The Astra/Oxford trial asked people enrolled to self-swab every week and send in swabs for testing. They also asked them to reach out and get tested if they had symptoms. So all tests carried out are a combination of:
1. asymptomatic testing
2. testing sought due to symptoms
When we break down efficacy by these categories, the trial reports an efficacy of 76% in preventing *disease* (or symptomatic infection) and ~16% efficacy (with a lot of uncertainty due to small numbers) for asymptomatic infection. The combined efficacy for PCR +ves is 67% Image
Read 8 tweets
2 Feb
Concerning data from PHE today suggesting that sequencing shows that there are 11 cases of the UK variant (B117) identified that also have the E484K mutation (the one found in the so-called South Africa and Manaus variants). This is important and concerning for many reasons. 🧵
To recap the B117 ('UK variant') is defined by a number of mutations, including the 501Y mutation thought to be associated with increased transmissibility, which is also shared by the so-called South Africa (B1351) and Manaus (P1) variants.
In addition, both B1351 (SA) & P1 (Manaus) variants also have the E484K mutation. This mutation has been associated with a high level of escape of neutralising antibodies directed at previous variants in the laboratory, raising concerns about vaccine efficacy.
Read 24 tweets
1 Feb
I've recently come across a disinformation around evidence relating to school closures and community transmission that's been platformed prominently. This arises from flawed understanding of the data that underlies this evidence, and the methodologies used in these studies.
Let's look at the paper being cited here. This study published in Nature Human Behaviour examined >50,000 interventions (at fine scale) across >200 countries. The number of countries examined allowed examination of these in depth.

nature.com/articles/s4156…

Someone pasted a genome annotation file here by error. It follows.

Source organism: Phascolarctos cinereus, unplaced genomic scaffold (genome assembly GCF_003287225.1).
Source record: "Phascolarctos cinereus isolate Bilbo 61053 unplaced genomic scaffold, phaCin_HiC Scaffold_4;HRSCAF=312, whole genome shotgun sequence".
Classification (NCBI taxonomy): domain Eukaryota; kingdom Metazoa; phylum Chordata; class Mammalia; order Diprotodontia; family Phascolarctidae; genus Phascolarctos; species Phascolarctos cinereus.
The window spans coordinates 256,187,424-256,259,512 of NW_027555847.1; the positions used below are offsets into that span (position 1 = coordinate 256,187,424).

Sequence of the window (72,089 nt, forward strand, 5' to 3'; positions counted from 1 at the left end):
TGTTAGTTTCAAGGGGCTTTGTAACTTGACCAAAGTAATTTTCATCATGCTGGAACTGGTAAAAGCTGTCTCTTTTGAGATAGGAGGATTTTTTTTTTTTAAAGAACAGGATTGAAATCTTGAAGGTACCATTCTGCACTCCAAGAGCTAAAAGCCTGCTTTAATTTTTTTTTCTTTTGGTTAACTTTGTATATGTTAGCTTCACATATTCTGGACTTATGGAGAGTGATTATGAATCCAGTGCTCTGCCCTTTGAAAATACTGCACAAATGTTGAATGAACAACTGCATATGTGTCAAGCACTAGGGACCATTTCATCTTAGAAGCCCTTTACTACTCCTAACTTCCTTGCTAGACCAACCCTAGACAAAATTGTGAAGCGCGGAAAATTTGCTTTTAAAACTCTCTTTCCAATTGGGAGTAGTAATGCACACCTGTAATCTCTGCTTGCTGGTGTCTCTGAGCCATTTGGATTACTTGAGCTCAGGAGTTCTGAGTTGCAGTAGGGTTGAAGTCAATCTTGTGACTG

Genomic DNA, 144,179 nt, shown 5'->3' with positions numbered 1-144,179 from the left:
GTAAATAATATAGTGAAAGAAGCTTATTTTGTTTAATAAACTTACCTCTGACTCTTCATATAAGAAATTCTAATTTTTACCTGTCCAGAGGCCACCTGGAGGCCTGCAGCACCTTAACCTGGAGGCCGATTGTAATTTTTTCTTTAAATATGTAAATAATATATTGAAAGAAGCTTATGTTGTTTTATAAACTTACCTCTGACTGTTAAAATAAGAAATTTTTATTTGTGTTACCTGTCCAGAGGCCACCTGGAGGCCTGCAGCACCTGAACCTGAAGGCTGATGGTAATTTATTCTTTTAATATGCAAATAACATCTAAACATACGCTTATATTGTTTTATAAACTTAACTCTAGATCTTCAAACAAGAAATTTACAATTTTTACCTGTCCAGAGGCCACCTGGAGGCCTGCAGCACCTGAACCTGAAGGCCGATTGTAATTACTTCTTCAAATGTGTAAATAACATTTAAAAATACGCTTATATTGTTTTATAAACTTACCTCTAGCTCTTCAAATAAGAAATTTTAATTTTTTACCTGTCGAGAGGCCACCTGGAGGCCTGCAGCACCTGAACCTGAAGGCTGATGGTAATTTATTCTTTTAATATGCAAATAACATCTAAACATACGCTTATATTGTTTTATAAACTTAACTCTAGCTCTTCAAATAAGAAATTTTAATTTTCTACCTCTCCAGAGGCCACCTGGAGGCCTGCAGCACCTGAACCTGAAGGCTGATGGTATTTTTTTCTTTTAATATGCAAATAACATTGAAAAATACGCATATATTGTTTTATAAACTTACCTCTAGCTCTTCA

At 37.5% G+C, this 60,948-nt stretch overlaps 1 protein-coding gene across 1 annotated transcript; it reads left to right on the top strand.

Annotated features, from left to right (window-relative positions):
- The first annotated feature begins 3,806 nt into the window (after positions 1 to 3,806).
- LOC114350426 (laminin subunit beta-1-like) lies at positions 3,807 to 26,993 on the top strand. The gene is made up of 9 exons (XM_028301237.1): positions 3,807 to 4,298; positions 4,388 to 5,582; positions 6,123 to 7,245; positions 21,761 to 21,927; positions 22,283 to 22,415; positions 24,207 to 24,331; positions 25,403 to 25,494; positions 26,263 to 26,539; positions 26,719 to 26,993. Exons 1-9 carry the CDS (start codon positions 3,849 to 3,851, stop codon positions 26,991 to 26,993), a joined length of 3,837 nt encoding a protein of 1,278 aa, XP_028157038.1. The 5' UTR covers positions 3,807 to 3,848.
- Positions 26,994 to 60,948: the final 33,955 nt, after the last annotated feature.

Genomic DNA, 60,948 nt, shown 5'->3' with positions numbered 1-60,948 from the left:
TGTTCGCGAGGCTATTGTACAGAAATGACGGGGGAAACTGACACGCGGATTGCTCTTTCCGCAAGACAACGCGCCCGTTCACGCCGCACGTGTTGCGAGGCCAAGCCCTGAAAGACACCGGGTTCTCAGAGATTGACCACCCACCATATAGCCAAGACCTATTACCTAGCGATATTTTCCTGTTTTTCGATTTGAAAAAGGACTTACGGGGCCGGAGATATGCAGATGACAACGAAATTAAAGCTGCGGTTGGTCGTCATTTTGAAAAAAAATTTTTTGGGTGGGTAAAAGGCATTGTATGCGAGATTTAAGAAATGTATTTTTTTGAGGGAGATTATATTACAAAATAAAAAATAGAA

As the authors state, the key strength of the study is that examination across so many different contexts allowed a disentanglement of interventions. The authors used four approaches, including a case-control analysis to specifically deal with this issue.
Read 13 tweets
30 Jan
These studies are heavily flawed, and are don't include any of the larger, and less biased studies that contradict this view. There are ample studies with larger sample sizes, including from the ONS, that show primary school children play an important role in transmission.
And completely misses the direct impact on children from Long COVID. 12% of primary school children have symptoms lasting > 5 wks. We need to look at this based on the breadth of evidence, and the design of these studies- which unfortunately even many scientists haven't done.
The ECDC paper is extremely flawed, and quotes largely studies from symptom based testing designs, which we know hugely underestimate the impact of children on transmission. And from periods when either community tranmission was low, or school attendance was low in many regions.
Read 8 tweets
26 Jan
On @BBCOS today discussing the tragedy of exceeding 100,000 COVID-19 deaths in the UK, and what led to this.

19:03 for a bit and then 19:23 onwards:
bbc.co.uk/iplayer/live/b…

Also, a few thoughts in a thread below:
The PM said during the briefing today, that the govt did the best they could. He was 'deeply sorry' for every single death.

If every single death is a tragedy, then why didn't we treat every death as preventable?

Why did we repeatedly talk about 'tolerable deaths'?
How on earth can he say he did his best, when UK policy was almost never evidence based - and the govt invited proponents of the ideology of naturally acquired herd immunity to brief him on policy- at a point in time we urgently needed to act to prevent thousands of deaths?
Read 16 tweets